In the early ’90s, Danaher consisted of a group of discrete, cyclical businesses with no focus. In the mid-’90s, the company started to create what is now five operating segments that add up to $16 billion in revenues. Segments include Test & Measurement, Environmental, Dental, Life Sciences & Diagnostics and Industrial Technologies. Investors know the segments through names such as Fluke, Beckman-Coulter, Tektronics, Kerr and others.
Danaher recently announced that it anticipates EPS for Q2 2012 to be in a range of 76 to 81 cents, and full-year earnings expectations have been upped to $3.25 to $3.35 from a previous range of $3.20 to $3.35 — all roughly in line with analyst expectations. Danaher’s net income is just north of the $2 billion mark, and cash flow continues to improve every year.
The Rales brothers have a good thing going along the Potomac, with a share price of $53 right near its 52-week high. Be sure to check in with this company before heading into Georgetown for dinner.
The District of Columbia also features yet another home-grown product, The Washington Post Co. (NYSE:WPO). The Post was founded in 1877 and very nearly did not make it. The paper was sold at auction to publisher Eugene Meyer for $825,000 in 1933, and in 1946 Donald Graham, the husband of Katherine Graham, became the owner. Katherine Graham followed Donald, and now their son, Donald Jr., runs the show.
The Post’s most famous investor is Warren Buffett, whose 37-year run on the board of directors just ended last year. Buffett clearly had a hand in the company’s growth from sleepy local paper, to multimedia, multi-outlet publishing giant. The Washington Post Co. owns, among other things, Post-Newsweek Stations, Cable ONE, The Slate Group; The Gazette and Southern Maryland Newspapers; Avenue100 Media Solutions, SocialCode, a full-service Facebook advertising agency; and Kaplan, Inc.
Like virtually everyone else in the publishing industry, The Washington Post Co. is going through tough times. Circulation and advertising dollars are drying up, and major websites’ papers still aren’t raking in enough dough. The Post’s profits were squeezed last year, down to $117 million, and cash flow, while still adequate, also suffered at $206 million — of which 16% was questionable (meaning changes in taxes payable, tax benefits from stock options, and asset sales, among other lesser-quality means).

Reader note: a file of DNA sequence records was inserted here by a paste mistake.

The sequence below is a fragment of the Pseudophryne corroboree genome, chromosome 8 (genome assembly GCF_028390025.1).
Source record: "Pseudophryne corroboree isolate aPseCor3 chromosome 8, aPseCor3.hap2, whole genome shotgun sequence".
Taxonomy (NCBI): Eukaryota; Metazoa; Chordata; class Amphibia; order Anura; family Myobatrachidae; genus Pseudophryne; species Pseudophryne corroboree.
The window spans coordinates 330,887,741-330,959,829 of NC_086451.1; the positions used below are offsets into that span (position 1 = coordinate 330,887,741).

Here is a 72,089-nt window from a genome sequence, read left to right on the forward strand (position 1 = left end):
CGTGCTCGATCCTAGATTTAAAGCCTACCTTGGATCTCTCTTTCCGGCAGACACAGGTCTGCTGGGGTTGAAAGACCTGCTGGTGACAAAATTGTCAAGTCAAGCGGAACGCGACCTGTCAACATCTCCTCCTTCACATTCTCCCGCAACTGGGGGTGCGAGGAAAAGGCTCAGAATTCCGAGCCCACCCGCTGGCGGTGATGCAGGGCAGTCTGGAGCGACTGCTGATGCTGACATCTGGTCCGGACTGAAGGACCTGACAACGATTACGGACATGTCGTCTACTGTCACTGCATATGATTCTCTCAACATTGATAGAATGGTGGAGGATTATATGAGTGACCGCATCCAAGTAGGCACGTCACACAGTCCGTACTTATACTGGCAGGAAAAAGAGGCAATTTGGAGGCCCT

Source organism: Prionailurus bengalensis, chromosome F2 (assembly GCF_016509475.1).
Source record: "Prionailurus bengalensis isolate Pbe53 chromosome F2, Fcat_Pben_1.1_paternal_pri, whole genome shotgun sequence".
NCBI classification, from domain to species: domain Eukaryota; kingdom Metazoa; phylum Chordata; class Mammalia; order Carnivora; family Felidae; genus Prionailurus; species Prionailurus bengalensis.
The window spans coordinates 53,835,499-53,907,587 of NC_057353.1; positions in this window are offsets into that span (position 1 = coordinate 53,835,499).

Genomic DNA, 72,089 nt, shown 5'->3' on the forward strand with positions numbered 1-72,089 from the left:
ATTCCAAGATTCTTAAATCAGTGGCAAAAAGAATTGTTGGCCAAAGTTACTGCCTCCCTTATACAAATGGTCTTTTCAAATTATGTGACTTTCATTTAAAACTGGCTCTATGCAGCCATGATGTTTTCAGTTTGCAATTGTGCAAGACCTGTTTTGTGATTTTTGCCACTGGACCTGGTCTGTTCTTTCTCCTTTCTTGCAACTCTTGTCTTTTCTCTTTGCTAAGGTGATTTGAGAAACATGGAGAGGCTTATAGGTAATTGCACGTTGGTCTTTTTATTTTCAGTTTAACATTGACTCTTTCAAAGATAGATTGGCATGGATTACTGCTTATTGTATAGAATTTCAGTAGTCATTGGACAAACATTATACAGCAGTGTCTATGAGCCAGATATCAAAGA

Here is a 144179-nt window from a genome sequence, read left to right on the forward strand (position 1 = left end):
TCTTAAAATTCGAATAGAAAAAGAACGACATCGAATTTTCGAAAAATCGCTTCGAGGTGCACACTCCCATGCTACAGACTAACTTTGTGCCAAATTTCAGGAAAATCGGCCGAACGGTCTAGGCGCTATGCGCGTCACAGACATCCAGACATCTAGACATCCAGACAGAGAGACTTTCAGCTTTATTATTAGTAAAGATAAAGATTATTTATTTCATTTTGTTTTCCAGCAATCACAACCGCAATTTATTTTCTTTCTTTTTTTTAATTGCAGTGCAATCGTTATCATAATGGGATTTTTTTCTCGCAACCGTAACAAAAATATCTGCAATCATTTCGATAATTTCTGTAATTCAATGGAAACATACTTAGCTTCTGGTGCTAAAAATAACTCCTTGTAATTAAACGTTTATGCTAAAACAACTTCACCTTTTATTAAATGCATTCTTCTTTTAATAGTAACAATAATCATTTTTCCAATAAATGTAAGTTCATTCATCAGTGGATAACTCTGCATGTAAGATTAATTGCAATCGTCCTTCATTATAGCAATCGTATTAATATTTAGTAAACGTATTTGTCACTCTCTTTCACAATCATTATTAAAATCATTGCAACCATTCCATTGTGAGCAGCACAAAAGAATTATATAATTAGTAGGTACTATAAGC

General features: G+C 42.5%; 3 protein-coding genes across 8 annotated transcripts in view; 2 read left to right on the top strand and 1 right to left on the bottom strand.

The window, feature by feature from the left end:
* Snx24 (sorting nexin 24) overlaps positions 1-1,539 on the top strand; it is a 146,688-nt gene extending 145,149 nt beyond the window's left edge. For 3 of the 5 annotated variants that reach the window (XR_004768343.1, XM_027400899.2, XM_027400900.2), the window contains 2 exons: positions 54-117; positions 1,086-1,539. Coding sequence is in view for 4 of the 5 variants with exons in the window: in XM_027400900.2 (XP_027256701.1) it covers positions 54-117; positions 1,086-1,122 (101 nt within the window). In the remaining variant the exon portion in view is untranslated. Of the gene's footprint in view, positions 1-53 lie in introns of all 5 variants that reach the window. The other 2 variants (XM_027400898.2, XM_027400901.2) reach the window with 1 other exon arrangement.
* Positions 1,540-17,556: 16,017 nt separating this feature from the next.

However, investors are rewarded with a hefty dividend yield of 2.8% for their $600 entry price, so don’t short-change this Washington (and really, national) publisher quite yet — particularly in a presidential election year, when anyone and everyone associated with the political game will read The Post.
No travel would be complete without a ride into the nearby Virginia suburbs, and right outside the beltway in bustling, busy and construction-clogged McLean is Capital One (NYSE:COF) — another locally grown business, this time in the financial services sector.
Founded in 1988 by local Richard Fairbanks, Capital One is one of the 10 largest banks by deposits in the country. Of course, most people know the company through their “What’s in your wallet?” ad line, but the company also operates branches primarily in the Washington, Maryland and Virginia marketplace, with other outlets in New York, New Jersey and Texas.
Capital One is looking to expand its business, and recently has finished an acquisition of the ING Direct business in the U.S. from ING Groep (NYSE:ING) for $6.3 billion in cash and approximately 54 million Capital One shares, representing a 9.7% ownership stake.
With a paltry P/E of less than 7 even after a nice 15% run in the past half-year, Capital One currently looks like a bargain.
Marc Bastow is an Assistant Editor at InvestorPlace.com. As of this writing, he did not hold a position in any of the aforementioned securities.